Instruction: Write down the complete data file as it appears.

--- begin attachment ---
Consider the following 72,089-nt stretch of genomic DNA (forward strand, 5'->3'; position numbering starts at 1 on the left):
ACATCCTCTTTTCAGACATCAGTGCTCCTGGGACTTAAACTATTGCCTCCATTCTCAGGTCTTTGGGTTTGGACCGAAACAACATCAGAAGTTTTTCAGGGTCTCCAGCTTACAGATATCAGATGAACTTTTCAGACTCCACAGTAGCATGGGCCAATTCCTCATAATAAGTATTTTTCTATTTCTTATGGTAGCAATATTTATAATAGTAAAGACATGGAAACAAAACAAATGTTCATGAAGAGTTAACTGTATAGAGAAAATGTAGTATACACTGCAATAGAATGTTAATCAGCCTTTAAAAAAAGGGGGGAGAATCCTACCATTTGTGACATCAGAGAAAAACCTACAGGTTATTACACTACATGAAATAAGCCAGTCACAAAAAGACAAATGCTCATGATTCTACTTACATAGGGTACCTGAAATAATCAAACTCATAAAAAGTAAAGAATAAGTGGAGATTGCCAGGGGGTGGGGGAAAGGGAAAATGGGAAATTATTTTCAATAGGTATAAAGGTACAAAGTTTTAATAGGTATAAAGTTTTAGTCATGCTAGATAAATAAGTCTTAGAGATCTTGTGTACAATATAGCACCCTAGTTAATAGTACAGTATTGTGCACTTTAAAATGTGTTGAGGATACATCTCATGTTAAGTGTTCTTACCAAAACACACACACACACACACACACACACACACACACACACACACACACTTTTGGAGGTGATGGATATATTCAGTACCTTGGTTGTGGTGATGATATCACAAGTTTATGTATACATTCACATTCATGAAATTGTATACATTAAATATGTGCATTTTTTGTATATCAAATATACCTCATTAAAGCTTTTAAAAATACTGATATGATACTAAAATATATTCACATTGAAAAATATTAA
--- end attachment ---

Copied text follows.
Consider the following 72,089-nt stretch of genomic DNA (forward strand, 5'->3'; position numbering starts at 1 on the left):
ACATCCTCTTTTCAGACATCAGTGCTCCTGGGACTTAAACTATTGCCTCCATTCTCAGGTCTTTGGGTTTGGACCGAAACAACATCAGAAGTTTTTCAGGGTCTCCAGCTTACAGATATCAGATGAACTTTTCAGACTCCACAGTAGCATGGGCCAATTCCTCATAATAAGTATTTTTCTATTTCTTATGGTAGCAATATTTATAATAGTAAAGACATGGAAACAAAACAAATGTTCATGAAGAGTTAACTGTATAGAGAAAATGTAGTATACACTGCAATAGAATGTTAATCAGCCTTTAAAAAAAGGGGGGAGAATCCTACCATTTGTGACATCAGAGAAAAACCTACAGGTTATTACACTACATGAAATAAGCCAGTCACAAAAAGACAAATGCTCATGATTCTACTTACATAGGGTACCTGAAATAATCAAACTCATAAAAAGTAAAGAATAAGTGGAGATTGCCAGGGGGTGGGGGAAAGGGAAAATGGGAAATTATTTTCAATAGGTATAAAGGTACAAAGTTTTAATAGGTATAAAGTTTTAGTCATGCTAGATAAATAAGTCTTAGAGATCTTGTGTACAATATAGCACCCTAGTTAATAGTACAGTATTGTGCACTTTAAAATGTGTTGAGGATACATCTCATGTTAAGTGTTCTTACCAAAACACACACACACACACACACACACACACACACACACACACACACACTTTTGGAGGTGATGGATATATTCAGTACCTTGGTTGTGGTGATGATATCACAAGTTTATGTATACATTCACATTCATGAAATTGTATACATTAAATATGTGCATTTTTTGTATATCAAATATACCTCATTAAAGCTTTTAAAAATACTGATATGATACTAAAATATATTCACATTGAAAAATATTAA